Musically, this stuff exists in a kind of middle ground between different sounds that were prevalent at the time. They run the gamut from really simplistic guitar pop like Everclear or Semisonic to what was essentially dance pop from acts like Len or Fatboy Slim, who although he was part of the breakbeat thing that was exploding at this time, was played alongside these pop-rock bands with much higher frequency than, say, The Prodigy or The Chemical Brothers. There were a handful of pop punk bands making big waves on the modern rock and pop charts at this time, as well as a slate of mellower, more acoustic and ‘grown up’ acts that were also scoring hits. Today, a lot these sounds wouldn’t overlap or bleed into each other in the same way that they did on the radio and on MTV or VH1 in the late 90s somewhere under this vague canopy of ‘alternative.’ That’s one of the big reasons I tend to lump them together as a kind of stop-gap genre.

I was in middle school from ’97-’99, so while it’s true that FM radio played a much bigger role in most peoples lives than it does today, it was also my main personal gateway to pop music. At that point, I don’t think my sense of taste was developed enough to distinguish between what I actually liked and disliked and what was a function of social interaction and peer weight. None of this stuff was seen as particularly cool or uncool at my school, but it was more socially acceptable for boys to like Blink-182 and Green Day than, say, Sugar Ray, whose appeal was too close to boy band territory for the comfort of most of us. Besides, Mark McGrath was/is a huge tool and Sugar Ray had inflicted “Fly” on the world, still one of the stupidest and most annoying hits of my lifetime. Fatboy Slim, Semisonic, and Fastball were all OK, but when it came to one-hit wonders most of us preferred the novelty of “Tubthumping” or “One Week.” Third Eye Blind’s “Semi-Charmed Life” was all over TV and movies in those years, so everyone knew it and would hum the “do-do-do, do-dodo-doo” part, but I liked “Jumper” a little bit more because of the drumroll part, which appealed to me as a beginning percussionist. Everybody loved “Sex and Candy.” In the bigger picture, though, these bands weren’t touted as huge favorites. Britney Spears and N’Sync were happening, as well as Puff Daddy, Aaliyah, DMX, and the beginnings of Destiny’s Child, all of which carried far more weight among students at Discovery Middle School.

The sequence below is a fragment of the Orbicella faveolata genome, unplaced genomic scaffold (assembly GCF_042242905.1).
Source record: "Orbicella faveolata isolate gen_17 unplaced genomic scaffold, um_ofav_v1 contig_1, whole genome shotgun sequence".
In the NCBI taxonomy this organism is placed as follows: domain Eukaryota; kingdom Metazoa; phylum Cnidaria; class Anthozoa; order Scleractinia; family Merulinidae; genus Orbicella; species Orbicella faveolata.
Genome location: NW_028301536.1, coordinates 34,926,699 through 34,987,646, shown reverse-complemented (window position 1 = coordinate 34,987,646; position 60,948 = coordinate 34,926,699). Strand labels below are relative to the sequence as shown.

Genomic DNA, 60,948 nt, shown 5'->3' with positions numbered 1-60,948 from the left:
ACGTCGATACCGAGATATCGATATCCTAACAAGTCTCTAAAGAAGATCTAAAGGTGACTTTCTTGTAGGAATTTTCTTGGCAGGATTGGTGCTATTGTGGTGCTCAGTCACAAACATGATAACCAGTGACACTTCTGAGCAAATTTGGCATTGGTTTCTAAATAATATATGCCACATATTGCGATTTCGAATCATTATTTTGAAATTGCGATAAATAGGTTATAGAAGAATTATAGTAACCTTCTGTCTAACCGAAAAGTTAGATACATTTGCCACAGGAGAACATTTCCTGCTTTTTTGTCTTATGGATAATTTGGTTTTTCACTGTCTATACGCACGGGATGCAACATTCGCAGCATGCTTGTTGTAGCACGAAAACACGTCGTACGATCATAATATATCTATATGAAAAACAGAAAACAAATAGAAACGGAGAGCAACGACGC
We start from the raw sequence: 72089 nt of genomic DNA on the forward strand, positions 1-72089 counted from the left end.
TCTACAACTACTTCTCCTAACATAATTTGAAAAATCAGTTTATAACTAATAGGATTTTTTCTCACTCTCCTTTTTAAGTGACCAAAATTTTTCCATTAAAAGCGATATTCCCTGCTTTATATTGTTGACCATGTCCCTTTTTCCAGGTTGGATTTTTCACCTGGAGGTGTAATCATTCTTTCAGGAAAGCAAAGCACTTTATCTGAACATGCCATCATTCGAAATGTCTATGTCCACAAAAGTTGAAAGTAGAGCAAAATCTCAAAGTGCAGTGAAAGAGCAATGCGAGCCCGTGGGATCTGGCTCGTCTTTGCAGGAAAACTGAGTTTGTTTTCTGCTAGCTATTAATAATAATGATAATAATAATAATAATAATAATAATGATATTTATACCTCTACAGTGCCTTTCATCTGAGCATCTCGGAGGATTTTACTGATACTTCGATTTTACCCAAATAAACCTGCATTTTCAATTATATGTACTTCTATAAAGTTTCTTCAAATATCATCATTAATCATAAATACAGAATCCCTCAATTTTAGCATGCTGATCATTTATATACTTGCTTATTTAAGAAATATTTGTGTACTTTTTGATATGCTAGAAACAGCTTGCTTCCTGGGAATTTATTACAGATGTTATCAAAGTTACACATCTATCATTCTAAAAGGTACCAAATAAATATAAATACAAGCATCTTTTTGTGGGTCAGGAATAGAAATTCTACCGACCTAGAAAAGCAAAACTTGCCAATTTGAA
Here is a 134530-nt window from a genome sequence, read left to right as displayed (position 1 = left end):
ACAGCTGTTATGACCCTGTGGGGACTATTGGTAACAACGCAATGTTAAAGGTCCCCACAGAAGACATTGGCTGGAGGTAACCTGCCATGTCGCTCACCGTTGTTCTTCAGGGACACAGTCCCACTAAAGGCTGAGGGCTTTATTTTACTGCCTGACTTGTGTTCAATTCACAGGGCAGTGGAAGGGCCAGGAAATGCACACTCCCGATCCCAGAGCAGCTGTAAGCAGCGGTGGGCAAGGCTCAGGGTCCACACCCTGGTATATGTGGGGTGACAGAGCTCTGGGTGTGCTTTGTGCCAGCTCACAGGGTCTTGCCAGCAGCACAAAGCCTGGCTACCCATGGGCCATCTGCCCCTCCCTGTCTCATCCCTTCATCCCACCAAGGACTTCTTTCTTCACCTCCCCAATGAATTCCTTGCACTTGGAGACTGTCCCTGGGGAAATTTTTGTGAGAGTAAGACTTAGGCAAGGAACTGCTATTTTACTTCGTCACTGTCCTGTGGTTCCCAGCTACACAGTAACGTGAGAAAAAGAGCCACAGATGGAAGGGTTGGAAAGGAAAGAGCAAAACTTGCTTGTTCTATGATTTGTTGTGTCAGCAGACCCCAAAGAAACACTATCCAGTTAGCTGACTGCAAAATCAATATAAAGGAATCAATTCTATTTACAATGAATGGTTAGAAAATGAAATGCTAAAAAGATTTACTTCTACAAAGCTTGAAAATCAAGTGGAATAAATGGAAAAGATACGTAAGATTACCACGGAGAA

And hey, it turns out those acts still carry more weight in the history of pop than something like Everclear or Cake. This pop-rock stuff didn’t have a lot of value beyond its moment, not because it wasn’t particularly deep or artistic—though it wasn’t and isn’t—but because there were bigger and more culturally significant things happening elsewhere. The upside to the disposable nature of this music is that you can use it for your own ends as long as it holds up. For me, it evokes memories of the late 90s, but it doesn’t radiate them so brightly that I can’t appreciate these songs as simple, successful pop either. I’m surprised how well the songs on the above playlist still hang together. Some of that comes down to my own editorial picking and choosing—and some of these songs did indeed receive the Pitchfork stamp of approval when they put up their big 90s list a few years ago—but history isn’t going to and doesn’t need to celebrate or even vindicate these bands. They serve as an aesthetic marker for what was happening in music and how Americans were feeling at the end of the 20th century, through good songs and bad ones. Also, when sideburns and soul patches make a comeback in a few years, we can point to this and know why.

Tracklist:

1. Third Eye Blind - “Semi-Charmed Life” - June 17, 1997
2. Everclear - “I Will Buy You A New Life” - September 27 ,1997
3. Marcy Playground - “Sex and Candy” - November 4, 1997
4. Fastball - “The Way” - February 24, 1998
5. Semisonic - “Closing Time” - March 10, 1998
6. Harvey Danger - “Flagpole Sitta” - April 21, 1998